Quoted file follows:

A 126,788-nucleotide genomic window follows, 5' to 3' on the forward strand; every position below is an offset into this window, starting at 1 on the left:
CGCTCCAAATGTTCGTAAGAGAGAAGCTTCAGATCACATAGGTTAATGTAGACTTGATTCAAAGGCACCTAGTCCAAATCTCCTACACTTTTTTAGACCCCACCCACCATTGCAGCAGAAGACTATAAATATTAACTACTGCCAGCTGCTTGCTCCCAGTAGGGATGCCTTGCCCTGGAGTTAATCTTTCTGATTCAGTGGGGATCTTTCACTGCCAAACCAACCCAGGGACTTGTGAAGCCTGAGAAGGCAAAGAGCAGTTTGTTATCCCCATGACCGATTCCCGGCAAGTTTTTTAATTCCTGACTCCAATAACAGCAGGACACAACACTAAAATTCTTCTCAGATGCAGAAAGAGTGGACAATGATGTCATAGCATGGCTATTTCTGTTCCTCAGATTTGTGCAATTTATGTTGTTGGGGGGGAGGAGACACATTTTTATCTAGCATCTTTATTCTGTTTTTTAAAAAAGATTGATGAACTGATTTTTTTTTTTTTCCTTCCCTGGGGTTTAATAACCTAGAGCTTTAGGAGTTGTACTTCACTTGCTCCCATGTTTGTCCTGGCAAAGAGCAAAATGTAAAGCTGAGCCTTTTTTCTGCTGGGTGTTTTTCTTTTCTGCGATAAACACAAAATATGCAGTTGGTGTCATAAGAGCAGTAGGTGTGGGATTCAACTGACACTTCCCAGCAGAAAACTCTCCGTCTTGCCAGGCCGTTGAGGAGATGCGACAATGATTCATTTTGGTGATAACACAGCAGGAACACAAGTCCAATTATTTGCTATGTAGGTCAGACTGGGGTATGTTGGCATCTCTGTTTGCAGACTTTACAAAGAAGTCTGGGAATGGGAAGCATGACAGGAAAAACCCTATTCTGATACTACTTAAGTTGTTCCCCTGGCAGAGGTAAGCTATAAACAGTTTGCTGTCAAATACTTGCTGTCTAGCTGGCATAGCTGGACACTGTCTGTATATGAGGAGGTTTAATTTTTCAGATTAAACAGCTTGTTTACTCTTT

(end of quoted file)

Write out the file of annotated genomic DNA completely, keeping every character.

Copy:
A 126,788-nucleotide genomic window follows, 5' to 3' on the forward strand; every position below is an offset into this window, starting at 1 on the left:
CGCTCCAAATGTTCGTAAGAGAGAAGCTTCAGATCACATAGGTTAATGTAGACTTGATTCAAAGGCACCTAGTCCAAATCTCCTACACTTTTTTAGACCCCACCCACCATTGCAGCAGAAGACTATAAATATTAACTACTGCCAGCTGCTTGCTCCCAGTAGGGATGCCTTGCCCTGGAGTTAATCTTTCTGATTCAGTGGGGATCTTTCACTGCCAAACCAACCCAGGGACTTGTGAAGCCTGAGAAGGCAAAGAGCAGTTTGTTATCCCCATGACCGATTCCCGGCAAGTTTTTTAATTCCTGACTCCAATAACAGCAGGACACAACACTAAAATTCTTCTCAGATGCAGAAAGAGTGGACAATGATGTCATAGCATGGCTATTTCTGTTCCTCAGATTTGTGCAATTTATGTTGTTGGGGGGGAGGAGACACATTTTTATCTAGCATCTTTATTCTGTTTTTTAAAAAAGATTGATGAACTGATTTTTTTTTTTTTCCTTCCCTGGGGTTTAATAACCTAGAGCTTTAGGAGTTGTACTTCACTTGCTCCCATGTTTGTCCTGGCAAAGAGCAAAATGTAAAGCTGAGCCTTTTTTCTGCTGGGTGTTTTTCTTTTCTGCGATAAACACAAAATATGCAGTTGGTGTCATAAGAGCAGTAGGTGTGGGATTCAACTGACACTTCCCAGCAGAAAACTCTCCGTCTTGCCAGGCCGTTGAGGAGATGCGACAATGATTCATTTTGGTGATAACACAGCAGGAACACAAGTCCAATTATTTGCTATGTAGGTCAGACTGGGGTATGTTGGCATCTCTGTTTGCAGACTTTACAAAGAAGTCTGGGAATGGGAAGCATGACAGGAAAAACCCTATTCTGATACTACTTAAGTTGTTCCCCTGGCAGAGGTAAGCTATAAACAGTTTGCTGTCAAATACTTGCTGTCTAGCTGGCATAGCTGGACACTGTCTGTATATGAGGAGGTTTAATTTTTCAGATTAAACAGCTTGTTTACTCTTT